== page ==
1 milliom is another fact. It had to do with the sanctions as well. Before you argue you should really do some research. There is a video of a reporter asking Madeline Albright if the killing of these woman and children were worth it and she says yes.

I will tell you this about 9-11, I dont know what happened but I definitely dont believe the official story. Your telling me a guy (OBL) who drove around in trucks with AK47s strapped to the top of them and lives in a bunker in a mountain was able to bypass the greatest military to ever exist and bypasd the most guarded airspace on earth? Now that's a conspiracy if I ever heard one. Don't forget the guys with box cutters too.

Dennis -> Richie81

because "they" didn't find them..... so it means Saddam never had them ...... Great logic..."Saddam realized, this time, the Americans are coming," Sada said. "They handed over the weapons of mass destruction to the Syrians." go one believing what you want.... I dont believe in conspiracies....I know OBL did try what 2-3 times to damage the WTC ...he finally found the way to do it ....remember that hijacking and ramming planes into buildings had NEVER been done like that before...... The enemy are the extreme Muslims ...But I have said that ANY muslim will become extreme.....they just need to become a radical believer

Richie81 -> Dennis

He did invade Iraq after 9/11 off of false pretenses.

Richie81 -> Dennis

Flawed??? Are you kidding? It's a disgrace to what this country was founded on. There is a reason the founding fathers had so many quotes about times like these. There is also a reason why they are not taught in schools. They'd rather you pledge allegiance blindly.

Dennis -> Richie81

So what would you replace instead of this Constitution and this form of Government??

Richie81 -> Dennis

I wouldnt replace the constitution. I would re-enforce it line by line. The reason we are in this mess is because we are getting away from what our founding princioles were. To big to fail is fascism not capitalism. Corporations arent people and should not be able to bribe politicians. We should have more choices than just two (Dem&Rep). We need term limits on ALL politicians.

lihartke -> adplatt126

Like ANY NEW political party you will NEVER win every race. Trying to beat out powerful incumbents with the full force of the establishment against you is not an easy task. If you think there are MIRACLE candidates out there you are mistaken. One by one there will be a wedge put in this gov't until they are forced to do the will of the people. Democrats shoved healthcare down our throats when we clearly said no. A leader who is supposed to be representing the people but votes against them should be HUNG. GOD BLESS THE TEA PARTY. You go ahead and be enamored by your party and I will sit and laugh at you as you are told to sit down and shut up while they steal us blind and tell us to eat cake. Enjoy the Empire we have built for them -FOOL.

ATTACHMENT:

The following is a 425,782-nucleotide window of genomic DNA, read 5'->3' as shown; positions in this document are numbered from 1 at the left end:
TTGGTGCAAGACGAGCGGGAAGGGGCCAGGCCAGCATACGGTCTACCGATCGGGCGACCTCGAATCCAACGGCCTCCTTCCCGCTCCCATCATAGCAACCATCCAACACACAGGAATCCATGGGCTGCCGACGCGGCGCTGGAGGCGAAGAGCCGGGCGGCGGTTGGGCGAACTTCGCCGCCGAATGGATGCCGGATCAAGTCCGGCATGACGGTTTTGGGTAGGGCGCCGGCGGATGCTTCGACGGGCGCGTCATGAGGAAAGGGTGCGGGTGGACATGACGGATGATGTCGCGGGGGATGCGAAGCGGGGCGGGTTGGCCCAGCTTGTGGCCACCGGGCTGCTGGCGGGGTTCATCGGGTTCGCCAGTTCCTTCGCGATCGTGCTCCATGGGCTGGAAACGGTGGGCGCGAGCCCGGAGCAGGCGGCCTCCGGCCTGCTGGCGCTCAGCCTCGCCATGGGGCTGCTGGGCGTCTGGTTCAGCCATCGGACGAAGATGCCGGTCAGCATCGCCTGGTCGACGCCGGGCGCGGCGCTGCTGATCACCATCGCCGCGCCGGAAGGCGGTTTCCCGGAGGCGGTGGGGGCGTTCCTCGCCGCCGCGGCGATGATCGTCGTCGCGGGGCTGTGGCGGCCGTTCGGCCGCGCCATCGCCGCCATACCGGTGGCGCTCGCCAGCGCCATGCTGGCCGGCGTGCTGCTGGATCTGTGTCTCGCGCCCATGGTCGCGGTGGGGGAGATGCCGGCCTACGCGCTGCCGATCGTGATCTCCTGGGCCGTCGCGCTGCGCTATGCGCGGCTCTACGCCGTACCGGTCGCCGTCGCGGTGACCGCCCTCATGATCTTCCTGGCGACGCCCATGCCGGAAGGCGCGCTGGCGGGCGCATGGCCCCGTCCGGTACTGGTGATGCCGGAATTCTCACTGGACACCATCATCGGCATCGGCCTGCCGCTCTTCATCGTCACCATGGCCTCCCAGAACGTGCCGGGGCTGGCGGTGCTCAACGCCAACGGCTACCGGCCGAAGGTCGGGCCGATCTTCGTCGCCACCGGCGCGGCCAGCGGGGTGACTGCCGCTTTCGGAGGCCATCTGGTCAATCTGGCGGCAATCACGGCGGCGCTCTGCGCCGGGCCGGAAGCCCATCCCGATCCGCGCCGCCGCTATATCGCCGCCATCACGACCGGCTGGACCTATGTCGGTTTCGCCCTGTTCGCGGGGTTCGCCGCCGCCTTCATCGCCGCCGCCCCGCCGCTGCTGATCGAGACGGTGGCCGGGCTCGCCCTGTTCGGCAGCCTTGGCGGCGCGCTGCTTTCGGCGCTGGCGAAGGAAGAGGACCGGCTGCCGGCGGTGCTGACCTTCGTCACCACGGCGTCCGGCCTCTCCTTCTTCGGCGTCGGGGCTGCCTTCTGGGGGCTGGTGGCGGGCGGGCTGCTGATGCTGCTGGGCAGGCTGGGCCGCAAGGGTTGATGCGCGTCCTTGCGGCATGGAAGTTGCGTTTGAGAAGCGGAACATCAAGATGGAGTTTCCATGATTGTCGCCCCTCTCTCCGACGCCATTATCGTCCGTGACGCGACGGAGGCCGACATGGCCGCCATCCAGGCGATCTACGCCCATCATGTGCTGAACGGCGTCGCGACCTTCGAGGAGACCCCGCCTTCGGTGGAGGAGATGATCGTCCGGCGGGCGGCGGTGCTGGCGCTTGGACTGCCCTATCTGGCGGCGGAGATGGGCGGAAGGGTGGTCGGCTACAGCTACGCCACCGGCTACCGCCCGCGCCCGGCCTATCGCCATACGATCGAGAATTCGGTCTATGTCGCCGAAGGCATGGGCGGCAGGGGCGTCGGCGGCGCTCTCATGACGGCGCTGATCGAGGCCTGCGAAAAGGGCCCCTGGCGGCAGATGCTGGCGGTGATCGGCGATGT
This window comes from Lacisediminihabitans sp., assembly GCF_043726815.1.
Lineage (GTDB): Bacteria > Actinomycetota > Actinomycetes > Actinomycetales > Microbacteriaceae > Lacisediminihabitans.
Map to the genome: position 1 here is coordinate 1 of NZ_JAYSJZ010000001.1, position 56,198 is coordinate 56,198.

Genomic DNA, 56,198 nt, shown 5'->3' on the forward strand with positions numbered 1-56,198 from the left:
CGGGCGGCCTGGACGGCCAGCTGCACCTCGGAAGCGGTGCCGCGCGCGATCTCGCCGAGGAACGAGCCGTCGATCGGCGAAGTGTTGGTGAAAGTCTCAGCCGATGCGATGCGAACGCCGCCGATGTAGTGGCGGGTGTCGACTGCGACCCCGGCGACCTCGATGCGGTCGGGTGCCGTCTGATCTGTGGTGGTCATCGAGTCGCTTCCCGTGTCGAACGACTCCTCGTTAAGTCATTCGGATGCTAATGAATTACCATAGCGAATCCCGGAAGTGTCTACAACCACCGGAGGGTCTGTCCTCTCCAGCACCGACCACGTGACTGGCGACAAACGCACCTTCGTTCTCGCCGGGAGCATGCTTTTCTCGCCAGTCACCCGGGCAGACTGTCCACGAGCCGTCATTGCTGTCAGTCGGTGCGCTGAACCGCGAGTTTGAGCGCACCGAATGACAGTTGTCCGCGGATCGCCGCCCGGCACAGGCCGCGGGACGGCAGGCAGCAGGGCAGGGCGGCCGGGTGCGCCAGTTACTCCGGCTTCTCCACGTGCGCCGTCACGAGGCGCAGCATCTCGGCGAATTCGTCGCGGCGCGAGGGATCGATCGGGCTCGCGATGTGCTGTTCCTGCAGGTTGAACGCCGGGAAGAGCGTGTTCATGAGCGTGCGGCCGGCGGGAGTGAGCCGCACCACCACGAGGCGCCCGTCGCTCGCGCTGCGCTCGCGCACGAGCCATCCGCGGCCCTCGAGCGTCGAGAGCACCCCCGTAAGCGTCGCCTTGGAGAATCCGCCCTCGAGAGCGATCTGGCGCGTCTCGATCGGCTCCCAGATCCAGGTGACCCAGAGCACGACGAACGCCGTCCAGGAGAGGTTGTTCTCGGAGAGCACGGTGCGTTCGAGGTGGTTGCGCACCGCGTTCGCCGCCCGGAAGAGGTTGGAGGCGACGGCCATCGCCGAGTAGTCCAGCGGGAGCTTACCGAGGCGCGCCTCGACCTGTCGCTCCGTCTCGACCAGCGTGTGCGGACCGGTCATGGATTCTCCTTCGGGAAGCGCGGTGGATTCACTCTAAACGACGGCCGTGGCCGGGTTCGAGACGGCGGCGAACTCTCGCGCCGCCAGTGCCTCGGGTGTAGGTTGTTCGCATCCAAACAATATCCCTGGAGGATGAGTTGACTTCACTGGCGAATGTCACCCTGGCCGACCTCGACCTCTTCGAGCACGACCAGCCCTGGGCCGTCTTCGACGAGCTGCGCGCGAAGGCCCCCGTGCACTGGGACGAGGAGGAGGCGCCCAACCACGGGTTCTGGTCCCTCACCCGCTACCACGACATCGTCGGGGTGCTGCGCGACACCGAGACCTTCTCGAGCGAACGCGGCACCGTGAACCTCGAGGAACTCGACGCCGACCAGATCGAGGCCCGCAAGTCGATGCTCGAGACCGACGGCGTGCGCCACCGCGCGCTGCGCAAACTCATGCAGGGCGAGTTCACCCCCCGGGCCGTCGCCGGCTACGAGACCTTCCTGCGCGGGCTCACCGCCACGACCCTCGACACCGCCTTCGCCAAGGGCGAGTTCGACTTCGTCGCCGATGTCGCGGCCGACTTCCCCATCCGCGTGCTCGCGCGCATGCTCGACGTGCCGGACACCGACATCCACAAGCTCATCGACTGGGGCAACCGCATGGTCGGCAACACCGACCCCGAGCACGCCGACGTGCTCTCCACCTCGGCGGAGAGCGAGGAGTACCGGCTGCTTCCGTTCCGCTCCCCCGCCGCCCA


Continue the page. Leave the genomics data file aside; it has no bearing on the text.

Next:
contrarian35 -> adplatt126

Well, in fairness, the Tea Party had no prayer of meaningful legislation because they held a minority. But they sure did block a lot. I actually believe that the conservatively minded are our last bastion of hope, and hope that they clean sweep the Senate with this election. But believe fundamentally that Soros has a firm rig on the elections, so I am not holding my breath.

And even if they do sweep in, there will still be GOP establishment fighting for big business, so either way, you're looking at a fight. It is not all lost, though, until they have our guns too. And that is not going to be a fight won easily. Of this, I am absolutely sure.

Sarah Goodwich -> Jimtaryon

It makes no difference which despot holds power, it's still despotism.

The USA has been an oligarchy ever since Lincoln, since that's when the People lost their consent to government; and now government holds all the power, since their elected officials aren't bound to obey them; and the People can't do a thing about it other than elect someone ELSE who's not bound to obey them.

But no one will dare fault Lincoln, so we're screwed.

AceTrace -> Sonshine

And look no further than our diabolical Senate Majority Leader Harry Reid for that. He's corrupt down to his bone marrow, amassing wealth & power for himself, his family and his cronies. The rest of us be damned.

Richie81 -> AceTrace

All of them are corrupt at the top. From Bush to Obama, they are all the same. It don't matter though, because most American are to naive and will just continue to fight each other over political parties while be screwed and laughed at by both.

Edward98 -> AceTrace

Both parties are in this together.

Richie81 -> Edward98

Yes they both are and its sad to see the left and right bickering at each other instead of their own parties who are actually responsible for all this.

AceTrace -> AceTrace

From the article: "One concluding finding in the study: The U.S. government now represents the rich and powerful, not the average citizen, United Press International reported."

RightWingFoamControl -> Sonshine